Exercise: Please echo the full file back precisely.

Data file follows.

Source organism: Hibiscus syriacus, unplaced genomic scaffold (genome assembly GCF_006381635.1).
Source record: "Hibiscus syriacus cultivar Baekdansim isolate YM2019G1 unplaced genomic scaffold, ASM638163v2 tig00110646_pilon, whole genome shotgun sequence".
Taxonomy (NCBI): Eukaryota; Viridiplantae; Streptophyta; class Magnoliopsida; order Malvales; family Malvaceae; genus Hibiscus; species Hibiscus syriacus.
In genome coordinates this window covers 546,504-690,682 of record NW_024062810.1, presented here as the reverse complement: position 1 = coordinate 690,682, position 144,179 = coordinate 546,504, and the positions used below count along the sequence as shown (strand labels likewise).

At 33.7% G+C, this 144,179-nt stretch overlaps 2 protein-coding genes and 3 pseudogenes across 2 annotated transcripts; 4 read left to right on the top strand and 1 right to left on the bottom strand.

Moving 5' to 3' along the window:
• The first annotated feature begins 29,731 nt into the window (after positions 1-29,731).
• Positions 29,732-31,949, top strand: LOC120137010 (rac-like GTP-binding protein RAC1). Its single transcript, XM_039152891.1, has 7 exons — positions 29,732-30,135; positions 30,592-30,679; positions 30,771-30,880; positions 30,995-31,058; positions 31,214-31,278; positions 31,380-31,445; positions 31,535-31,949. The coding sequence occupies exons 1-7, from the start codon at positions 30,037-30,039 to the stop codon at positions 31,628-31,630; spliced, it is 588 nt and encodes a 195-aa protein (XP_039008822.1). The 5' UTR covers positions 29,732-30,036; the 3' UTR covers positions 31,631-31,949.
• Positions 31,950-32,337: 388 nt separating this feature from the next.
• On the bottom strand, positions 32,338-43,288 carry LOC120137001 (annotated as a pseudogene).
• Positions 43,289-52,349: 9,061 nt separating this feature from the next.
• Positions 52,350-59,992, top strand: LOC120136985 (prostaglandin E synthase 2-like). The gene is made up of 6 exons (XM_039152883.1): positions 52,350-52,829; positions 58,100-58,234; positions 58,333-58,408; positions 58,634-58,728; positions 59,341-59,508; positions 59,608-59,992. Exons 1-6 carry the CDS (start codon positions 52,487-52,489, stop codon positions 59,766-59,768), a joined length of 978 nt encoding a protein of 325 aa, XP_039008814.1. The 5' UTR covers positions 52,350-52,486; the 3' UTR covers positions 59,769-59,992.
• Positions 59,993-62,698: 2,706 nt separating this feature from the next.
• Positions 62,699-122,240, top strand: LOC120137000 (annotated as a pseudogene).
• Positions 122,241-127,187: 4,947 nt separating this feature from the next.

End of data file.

Source organism: Hibiscus syriacus, unplaced genomic scaffold (genome assembly GCF_006381635.1).
Source record: "Hibiscus syriacus cultivar Baekdansim isolate YM2019G1 unplaced genomic scaffold, ASM638163v2 tig00110646_pilon, whole genome shotgun sequence".
Taxonomy (NCBI): Eukaryota; Viridiplantae; Streptophyta; class Magnoliopsida; order Malvales; family Malvaceae; genus Hibiscus; species Hibiscus syriacus.
In genome coordinates this window covers 546,504-690,682 of record NW_024062810.1, presented here as the reverse complement: position 1 = coordinate 690,682, position 144,179 = coordinate 546,504, and the positions used below count along the sequence as shown (strand labels likewise).

At 33.7% G+C, this 144,179-nt stretch overlaps 2 protein-coding genes and 3 pseudogenes across 2 annotated transcripts; 4 read left to right on the top strand and 1 right to left on the bottom strand.

Moving 5' to 3' along the window:
• The first annotated feature begins 29,731 nt into the window (after positions 1-29,731).
• Positions 29,732-31,949, top strand: LOC120137010 (rac-like GTP-binding protein RAC1). Its single transcript, XM_039152891.1, has 7 exons — positions 29,732-30,135; positions 30,592-30,679; positions 30,771-30,880; positions 30,995-31,058; positions 31,214-31,278; positions 31,380-31,445; positions 31,535-31,949. The coding sequence occupies exons 1-7, from the start codon at positions 30,037-30,039 to the stop codon at positions 31,628-31,630; spliced, it is 588 nt and encodes a 195-aa protein (XP_039008822.1). The 5' UTR covers positions 29,732-30,036; the 3' UTR covers positions 31,631-31,949.
• Positions 31,950-32,337: 388 nt separating this feature from the next.
• On the bottom strand, positions 32,338-43,288 carry LOC120137001 (annotated as a pseudogene).
• Positions 43,289-52,349: 9,061 nt separating this feature from the next.
• Positions 52,350-59,992, top strand: LOC120136985 (prostaglandin E synthase 2-like). The gene is made up of 6 exons (XM_039152883.1): positions 52,350-52,829; positions 58,100-58,234; positions 58,333-58,408; positions 58,634-58,728; positions 59,341-59,508; positions 59,608-59,992. Exons 1-6 carry the CDS (start codon positions 52,487-52,489, stop codon positions 59,766-59,768), a joined length of 978 nt encoding a protein of 325 aa, XP_039008814.1. The 5' UTR covers positions 52,350-52,486; the 3' UTR covers positions 59,769-59,992.
• Positions 59,993-62,698: 2,706 nt separating this feature from the next.
• Positions 62,699-122,240, top strand: LOC120137000 (annotated as a pseudogene).
• Positions 122,241-127,187: 4,947 nt separating this feature from the next.